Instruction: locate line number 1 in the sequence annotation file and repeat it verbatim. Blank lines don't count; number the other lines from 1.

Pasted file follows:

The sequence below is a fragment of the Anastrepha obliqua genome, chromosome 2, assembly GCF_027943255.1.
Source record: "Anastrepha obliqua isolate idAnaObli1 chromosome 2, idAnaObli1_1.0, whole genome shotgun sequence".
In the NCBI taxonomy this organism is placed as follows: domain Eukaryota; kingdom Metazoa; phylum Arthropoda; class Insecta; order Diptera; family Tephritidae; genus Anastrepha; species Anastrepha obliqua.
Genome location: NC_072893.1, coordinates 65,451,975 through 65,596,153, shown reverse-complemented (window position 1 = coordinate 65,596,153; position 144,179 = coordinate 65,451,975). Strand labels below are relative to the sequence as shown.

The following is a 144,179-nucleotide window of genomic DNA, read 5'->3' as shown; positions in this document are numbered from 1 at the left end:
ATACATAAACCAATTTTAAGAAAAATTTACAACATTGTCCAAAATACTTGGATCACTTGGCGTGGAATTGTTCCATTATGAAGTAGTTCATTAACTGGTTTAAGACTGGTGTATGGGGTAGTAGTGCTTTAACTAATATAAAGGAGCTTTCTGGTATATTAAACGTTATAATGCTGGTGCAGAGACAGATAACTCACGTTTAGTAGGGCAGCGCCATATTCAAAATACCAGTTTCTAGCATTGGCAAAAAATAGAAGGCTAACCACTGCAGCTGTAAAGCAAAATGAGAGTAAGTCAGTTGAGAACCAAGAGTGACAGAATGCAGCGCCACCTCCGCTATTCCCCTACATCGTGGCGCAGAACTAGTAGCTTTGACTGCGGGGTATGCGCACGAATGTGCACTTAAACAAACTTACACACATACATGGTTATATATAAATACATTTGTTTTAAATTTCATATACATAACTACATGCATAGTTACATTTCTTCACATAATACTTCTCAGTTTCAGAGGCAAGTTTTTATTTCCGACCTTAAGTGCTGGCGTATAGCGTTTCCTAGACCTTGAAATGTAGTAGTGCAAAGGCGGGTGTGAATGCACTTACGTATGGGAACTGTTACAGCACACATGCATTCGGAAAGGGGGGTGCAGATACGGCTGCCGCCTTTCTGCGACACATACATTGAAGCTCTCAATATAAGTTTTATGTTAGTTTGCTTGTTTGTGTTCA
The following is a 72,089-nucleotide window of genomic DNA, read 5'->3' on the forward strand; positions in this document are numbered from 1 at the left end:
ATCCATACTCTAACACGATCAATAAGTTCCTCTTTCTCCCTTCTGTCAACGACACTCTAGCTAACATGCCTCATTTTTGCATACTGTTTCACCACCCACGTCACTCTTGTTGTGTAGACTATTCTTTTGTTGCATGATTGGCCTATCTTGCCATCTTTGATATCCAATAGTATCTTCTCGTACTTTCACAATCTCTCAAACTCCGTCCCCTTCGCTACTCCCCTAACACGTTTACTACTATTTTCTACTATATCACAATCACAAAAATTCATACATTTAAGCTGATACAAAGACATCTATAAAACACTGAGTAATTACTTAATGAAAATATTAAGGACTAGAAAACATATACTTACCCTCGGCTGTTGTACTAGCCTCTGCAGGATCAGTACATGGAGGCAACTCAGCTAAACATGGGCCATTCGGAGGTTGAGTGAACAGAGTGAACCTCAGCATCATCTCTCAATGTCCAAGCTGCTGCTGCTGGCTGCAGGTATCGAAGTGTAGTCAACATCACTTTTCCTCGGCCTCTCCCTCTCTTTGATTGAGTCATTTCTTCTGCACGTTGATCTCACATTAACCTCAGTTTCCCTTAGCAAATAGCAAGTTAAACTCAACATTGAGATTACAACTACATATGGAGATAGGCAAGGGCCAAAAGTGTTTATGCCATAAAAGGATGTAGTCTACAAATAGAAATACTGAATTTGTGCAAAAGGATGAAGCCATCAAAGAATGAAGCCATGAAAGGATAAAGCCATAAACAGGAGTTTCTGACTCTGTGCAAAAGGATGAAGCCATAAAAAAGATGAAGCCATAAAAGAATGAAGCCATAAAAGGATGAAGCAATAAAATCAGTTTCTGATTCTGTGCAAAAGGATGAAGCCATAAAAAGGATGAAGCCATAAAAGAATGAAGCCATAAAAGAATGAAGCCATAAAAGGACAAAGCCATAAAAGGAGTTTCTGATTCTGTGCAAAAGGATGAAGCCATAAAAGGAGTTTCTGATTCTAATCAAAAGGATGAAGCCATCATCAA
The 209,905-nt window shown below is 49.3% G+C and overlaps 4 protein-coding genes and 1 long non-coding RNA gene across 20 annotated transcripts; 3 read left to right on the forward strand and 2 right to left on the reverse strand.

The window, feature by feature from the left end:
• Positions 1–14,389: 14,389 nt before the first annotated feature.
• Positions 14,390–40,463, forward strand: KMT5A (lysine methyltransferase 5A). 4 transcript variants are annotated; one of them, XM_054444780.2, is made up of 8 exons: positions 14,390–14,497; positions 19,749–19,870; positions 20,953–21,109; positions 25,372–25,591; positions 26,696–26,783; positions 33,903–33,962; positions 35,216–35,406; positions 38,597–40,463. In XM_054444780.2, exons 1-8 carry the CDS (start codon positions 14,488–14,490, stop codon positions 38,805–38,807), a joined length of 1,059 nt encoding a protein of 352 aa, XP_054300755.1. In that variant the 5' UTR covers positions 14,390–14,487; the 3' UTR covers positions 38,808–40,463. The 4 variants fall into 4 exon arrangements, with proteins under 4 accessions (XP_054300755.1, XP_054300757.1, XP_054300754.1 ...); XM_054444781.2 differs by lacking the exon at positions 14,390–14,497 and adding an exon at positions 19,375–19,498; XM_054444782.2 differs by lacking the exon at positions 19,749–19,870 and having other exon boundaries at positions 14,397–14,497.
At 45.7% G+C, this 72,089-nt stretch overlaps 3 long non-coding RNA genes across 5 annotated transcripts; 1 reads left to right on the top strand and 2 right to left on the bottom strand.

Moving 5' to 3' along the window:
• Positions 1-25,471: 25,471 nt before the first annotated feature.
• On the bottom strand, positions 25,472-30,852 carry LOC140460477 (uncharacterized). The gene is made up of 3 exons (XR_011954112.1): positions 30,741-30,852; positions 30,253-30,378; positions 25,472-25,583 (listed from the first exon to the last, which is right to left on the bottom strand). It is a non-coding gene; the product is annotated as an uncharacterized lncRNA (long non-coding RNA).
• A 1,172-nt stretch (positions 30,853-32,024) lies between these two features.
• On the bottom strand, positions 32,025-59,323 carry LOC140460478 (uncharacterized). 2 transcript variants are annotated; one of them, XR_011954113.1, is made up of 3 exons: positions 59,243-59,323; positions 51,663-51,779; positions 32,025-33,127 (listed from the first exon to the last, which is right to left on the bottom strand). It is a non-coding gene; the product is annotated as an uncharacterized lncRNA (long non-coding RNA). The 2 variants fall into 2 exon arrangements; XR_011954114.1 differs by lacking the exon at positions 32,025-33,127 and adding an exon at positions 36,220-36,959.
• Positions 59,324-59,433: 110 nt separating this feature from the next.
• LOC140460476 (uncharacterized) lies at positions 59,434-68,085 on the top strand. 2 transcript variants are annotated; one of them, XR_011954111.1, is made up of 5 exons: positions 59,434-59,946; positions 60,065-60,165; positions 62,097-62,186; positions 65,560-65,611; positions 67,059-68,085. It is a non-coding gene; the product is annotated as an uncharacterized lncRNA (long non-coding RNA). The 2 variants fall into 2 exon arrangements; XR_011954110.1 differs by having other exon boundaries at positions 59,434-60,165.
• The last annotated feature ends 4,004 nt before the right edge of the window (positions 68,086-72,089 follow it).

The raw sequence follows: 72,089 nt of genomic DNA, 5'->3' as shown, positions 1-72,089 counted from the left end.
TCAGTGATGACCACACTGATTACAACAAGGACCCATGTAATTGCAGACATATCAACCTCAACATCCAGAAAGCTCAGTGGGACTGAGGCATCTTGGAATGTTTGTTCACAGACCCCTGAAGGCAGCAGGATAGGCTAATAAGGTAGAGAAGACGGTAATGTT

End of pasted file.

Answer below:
The sequence below is a fragment of the Anastrepha obliqua genome, chromosome 2, assembly GCF_027943255.1.